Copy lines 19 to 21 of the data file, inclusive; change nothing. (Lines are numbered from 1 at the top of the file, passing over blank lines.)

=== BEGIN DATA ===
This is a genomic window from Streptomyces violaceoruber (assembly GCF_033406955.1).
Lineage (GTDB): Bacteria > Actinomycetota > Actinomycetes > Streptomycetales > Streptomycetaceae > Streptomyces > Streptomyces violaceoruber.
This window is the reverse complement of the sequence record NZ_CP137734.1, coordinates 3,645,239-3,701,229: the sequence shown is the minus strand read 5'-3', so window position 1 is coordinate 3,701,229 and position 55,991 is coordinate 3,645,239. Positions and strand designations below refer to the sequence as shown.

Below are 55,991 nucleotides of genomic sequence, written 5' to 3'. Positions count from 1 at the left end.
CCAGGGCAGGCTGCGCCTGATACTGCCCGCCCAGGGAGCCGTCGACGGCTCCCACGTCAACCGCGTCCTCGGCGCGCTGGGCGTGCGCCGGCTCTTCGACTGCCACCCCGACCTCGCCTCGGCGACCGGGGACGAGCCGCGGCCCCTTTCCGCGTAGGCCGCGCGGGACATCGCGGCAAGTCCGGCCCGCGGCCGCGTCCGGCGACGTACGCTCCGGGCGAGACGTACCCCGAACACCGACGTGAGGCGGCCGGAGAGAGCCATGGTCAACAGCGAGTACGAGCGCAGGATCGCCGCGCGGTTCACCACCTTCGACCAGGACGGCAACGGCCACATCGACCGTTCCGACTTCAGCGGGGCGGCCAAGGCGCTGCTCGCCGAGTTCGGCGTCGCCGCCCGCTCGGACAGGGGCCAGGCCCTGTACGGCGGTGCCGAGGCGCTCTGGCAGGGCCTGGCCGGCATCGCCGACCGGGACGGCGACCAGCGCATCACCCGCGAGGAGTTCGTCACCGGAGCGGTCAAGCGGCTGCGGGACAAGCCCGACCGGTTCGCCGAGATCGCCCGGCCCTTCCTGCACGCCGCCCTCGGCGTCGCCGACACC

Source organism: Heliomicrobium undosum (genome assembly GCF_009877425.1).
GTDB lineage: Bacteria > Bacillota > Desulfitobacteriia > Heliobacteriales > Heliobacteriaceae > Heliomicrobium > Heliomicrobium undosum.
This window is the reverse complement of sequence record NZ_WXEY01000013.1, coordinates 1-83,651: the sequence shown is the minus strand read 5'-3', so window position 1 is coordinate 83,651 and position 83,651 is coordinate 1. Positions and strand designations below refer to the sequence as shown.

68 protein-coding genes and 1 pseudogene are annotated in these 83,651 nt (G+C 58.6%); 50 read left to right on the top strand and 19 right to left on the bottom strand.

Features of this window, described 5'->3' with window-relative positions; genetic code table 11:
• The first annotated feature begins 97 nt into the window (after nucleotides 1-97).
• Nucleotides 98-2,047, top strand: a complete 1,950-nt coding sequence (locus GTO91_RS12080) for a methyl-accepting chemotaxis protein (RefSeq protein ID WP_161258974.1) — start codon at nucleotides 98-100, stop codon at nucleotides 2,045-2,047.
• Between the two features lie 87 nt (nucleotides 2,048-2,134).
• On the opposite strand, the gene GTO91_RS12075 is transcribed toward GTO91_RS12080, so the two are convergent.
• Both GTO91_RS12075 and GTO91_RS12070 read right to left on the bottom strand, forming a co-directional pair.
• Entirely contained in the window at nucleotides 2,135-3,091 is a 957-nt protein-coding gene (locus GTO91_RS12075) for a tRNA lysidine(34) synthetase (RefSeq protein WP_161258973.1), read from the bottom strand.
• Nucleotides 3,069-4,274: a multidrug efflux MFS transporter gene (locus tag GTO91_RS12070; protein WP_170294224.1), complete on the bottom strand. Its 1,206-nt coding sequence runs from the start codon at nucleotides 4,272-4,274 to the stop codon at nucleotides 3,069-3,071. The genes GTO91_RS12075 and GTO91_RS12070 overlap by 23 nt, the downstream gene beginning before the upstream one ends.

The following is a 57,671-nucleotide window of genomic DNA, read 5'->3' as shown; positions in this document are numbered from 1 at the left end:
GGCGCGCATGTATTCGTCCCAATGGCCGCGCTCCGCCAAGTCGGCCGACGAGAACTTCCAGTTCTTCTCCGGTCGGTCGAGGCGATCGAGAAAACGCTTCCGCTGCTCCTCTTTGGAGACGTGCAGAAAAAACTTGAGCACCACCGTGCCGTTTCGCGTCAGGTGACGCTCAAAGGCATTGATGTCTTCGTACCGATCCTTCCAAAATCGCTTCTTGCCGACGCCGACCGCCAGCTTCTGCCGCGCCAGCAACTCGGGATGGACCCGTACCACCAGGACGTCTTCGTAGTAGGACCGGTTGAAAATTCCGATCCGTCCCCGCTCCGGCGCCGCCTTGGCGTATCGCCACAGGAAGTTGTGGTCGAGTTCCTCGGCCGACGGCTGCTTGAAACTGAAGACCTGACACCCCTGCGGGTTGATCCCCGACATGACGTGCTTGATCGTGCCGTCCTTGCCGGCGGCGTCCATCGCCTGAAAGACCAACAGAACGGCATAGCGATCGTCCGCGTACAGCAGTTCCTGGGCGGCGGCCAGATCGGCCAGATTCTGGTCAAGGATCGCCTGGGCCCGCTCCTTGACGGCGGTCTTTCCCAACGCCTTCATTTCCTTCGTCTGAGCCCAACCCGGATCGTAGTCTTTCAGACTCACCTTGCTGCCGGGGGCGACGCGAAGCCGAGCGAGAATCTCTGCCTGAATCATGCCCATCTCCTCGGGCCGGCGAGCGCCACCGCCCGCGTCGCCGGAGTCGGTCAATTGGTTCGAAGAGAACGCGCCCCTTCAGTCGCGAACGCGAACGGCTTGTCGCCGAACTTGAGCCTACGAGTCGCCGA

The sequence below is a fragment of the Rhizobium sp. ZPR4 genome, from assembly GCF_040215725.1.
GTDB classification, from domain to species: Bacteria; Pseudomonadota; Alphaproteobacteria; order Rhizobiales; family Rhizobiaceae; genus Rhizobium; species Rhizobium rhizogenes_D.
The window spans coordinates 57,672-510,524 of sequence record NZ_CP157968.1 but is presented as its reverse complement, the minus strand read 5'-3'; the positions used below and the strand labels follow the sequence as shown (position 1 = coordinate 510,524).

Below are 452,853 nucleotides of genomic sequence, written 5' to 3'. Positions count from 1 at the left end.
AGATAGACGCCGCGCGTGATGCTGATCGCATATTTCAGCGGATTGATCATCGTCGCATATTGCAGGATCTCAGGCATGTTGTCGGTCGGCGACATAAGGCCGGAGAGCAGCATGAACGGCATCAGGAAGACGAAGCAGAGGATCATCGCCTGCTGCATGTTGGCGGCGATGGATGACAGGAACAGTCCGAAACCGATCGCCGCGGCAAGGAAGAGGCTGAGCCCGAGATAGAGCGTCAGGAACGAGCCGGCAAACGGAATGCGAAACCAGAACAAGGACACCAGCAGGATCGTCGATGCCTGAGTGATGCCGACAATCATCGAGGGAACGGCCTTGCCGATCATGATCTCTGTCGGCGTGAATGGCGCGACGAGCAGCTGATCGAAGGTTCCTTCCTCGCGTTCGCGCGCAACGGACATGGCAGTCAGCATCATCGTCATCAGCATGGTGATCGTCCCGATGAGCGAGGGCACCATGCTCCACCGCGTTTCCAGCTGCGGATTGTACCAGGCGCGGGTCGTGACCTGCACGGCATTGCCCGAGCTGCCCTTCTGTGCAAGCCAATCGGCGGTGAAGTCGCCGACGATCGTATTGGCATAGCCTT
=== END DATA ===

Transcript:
GGCGCGCATGTATTCGTCCCAATGGCCGCGCTCCGCCAAGTCGGCCGACGAGAACTTCCAGTTCTTCTCCGGTCGGTCGAGGCGATCGAGAAAACGCTTCCGCTGCTCCTCTTTGGAGACGTGCAGAAAAAACTTGAGCACCACCGTGCCGTTTCGCGTCAGGTGACGCTCAAAGGCATTGATGTCTTCGTACCGATCCTTCCAAAATCGCTTCTTGCCGACGCCGACCGCCAGCTTCTGCCGCGCCAGCAACTCGGGATGGACCCGTACCACCAGGACGTCTTCGTAGTAGGACCGGTTGAAAATTCCGATCCGTCCCCGCTCCGGCGCCGCCTTGGCGTATCGCCACAGGAAGTTGTGGTCGAGTTCCTCGGCCGACGGCTGCTTGAAACTGAAGACCTGACACCCCTGCGGGTTGATCCCCGACATGACGTGCTTGATCGTGCCGTCCTTGCCGGCGGCGTCCATCGCCTGAAAGACCAACAGAACGGCATAGCGATCGTCCGCGTACAGCAGTTCCTGGGCGGCGGCCAGATCGGCCAGATTCTGGTCAAGGATCGCCTGGGCCCGCTCCTTGACGGCGGTCTTTCCCAACGCCTTCATTTCCTTCGTCTGAGCCCAACCCGGATCGTAGTCTTTCAGACTCACCTTGCTGCCGGGGGCGACGCGAAGCCGAGCGAGAATCTCTGCCTGAATCATGCCCATCTCCTCGGGCCGGCGAGCGCCACCGCCCGCGTCGCCGGAGTCGGTCAATTGGTTCGAAGAGAACGCGCCCCTTCAGTCGCGAACGCGAACGGCTTGTCGCCGAACTTGAGCCTACGAGTCGCCGA

The sequence below is a fragment of the Rhizobium sp. ZPR4 genome, from assembly GCF_040215725.1.
GTDB classification, from domain to species: Bacteria; Pseudomonadota; Alphaproteobacteria; order Rhizobiales; family Rhizobiaceae; genus Rhizobium; species Rhizobium rhizogenes_D.